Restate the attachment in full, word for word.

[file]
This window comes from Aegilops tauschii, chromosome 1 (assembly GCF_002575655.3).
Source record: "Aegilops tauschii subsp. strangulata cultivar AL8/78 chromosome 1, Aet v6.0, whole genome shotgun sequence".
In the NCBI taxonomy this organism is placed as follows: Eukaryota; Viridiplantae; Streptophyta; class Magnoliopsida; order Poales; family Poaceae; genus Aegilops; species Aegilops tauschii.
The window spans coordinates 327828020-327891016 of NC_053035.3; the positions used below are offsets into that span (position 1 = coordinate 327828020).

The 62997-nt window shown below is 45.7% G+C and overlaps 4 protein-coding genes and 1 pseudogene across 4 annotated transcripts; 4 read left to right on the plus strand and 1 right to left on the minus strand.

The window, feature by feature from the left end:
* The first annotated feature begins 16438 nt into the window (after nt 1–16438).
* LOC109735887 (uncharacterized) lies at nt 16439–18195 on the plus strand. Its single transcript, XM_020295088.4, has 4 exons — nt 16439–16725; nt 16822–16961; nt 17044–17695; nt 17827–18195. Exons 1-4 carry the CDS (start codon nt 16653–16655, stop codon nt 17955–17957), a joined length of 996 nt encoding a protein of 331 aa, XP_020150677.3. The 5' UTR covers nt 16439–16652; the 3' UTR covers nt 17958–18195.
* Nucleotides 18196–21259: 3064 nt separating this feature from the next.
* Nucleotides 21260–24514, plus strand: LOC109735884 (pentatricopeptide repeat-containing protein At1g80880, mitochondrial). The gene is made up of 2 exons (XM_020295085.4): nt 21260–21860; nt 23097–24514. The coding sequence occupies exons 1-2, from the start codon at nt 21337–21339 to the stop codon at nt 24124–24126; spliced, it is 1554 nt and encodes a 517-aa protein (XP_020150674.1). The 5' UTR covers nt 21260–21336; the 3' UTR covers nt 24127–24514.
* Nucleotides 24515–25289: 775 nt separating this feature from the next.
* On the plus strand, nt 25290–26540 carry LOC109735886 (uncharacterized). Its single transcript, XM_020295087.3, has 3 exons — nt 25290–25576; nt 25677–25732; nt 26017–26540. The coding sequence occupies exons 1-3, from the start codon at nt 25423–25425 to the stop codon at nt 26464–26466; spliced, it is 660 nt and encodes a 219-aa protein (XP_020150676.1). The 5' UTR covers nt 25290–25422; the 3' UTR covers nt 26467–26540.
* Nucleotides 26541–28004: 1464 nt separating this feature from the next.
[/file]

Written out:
This window comes from Aegilops tauschii, chromosome 1 (assembly GCF_002575655.3).
Source record: "Aegilops tauschii subsp. strangulata cultivar AL8/78 chromosome 1, Aet v6.0, whole genome shotgun sequence".
In the NCBI taxonomy this organism is placed as follows: Eukaryota; Viridiplantae; Streptophyta; class Magnoliopsida; order Poales; family Poaceae; genus Aegilops; species Aegilops tauschii.
The window spans coordinates 327828020-327891016 of NC_053035.3; the positions used below are offsets into that span (position 1 = coordinate 327828020).

The 62997-nt window shown below is 45.7% G+C and overlaps 4 protein-coding genes and 1 pseudogene across 4 annotated transcripts; 4 read left to right on the plus strand and 1 right to left on the minus strand.

The window, feature by feature from the left end:
* The first annotated feature begins 16438 nt into the window (after nt 1–16438).
* LOC109735887 (uncharacterized) lies at nt 16439–18195 on the plus strand. Its single transcript, XM_020295088.4, has 4 exons — nt 16439–16725; nt 16822–16961; nt 17044–17695; nt 17827–18195. Exons 1-4 carry the CDS (start codon nt 16653–16655, stop codon nt 17955–17957), a joined length of 996 nt encoding a protein of 331 aa, XP_020150677.3. The 5' UTR covers nt 16439–16652; the 3' UTR covers nt 17958–18195.
* Nucleotides 18196–21259: 3064 nt separating this feature from the next.
* Nucleotides 21260–24514, plus strand: LOC109735884 (pentatricopeptide repeat-containing protein At1g80880, mitochondrial). The gene is made up of 2 exons (XM_020295085.4): nt 21260–21860; nt 23097–24514. The coding sequence occupies exons 1-2, from the start codon at nt 21337–21339 to the stop codon at nt 24124–24126; spliced, it is 1554 nt and encodes a 517-aa protein (XP_020150674.1). The 5' UTR covers nt 21260–21336; the 3' UTR covers nt 24127–24514.
* Nucleotides 24515–25289: 775 nt separating this feature from the next.
* On the plus strand, nt 25290–26540 carry LOC109735886 (uncharacterized). Its single transcript, XM_020295087.3, has 3 exons — nt 25290–25576; nt 25677–25732; nt 26017–26540. The coding sequence occupies exons 1-3, from the start codon at nt 25423–25425 to the stop codon at nt 26464–26466; spliced, it is 660 nt and encodes a 219-aa protein (XP_020150676.1). The 5' UTR covers nt 25290–25422; the 3' UTR covers nt 26467–26540.
* Nucleotides 26541–28004: 1464 nt separating this feature from the next.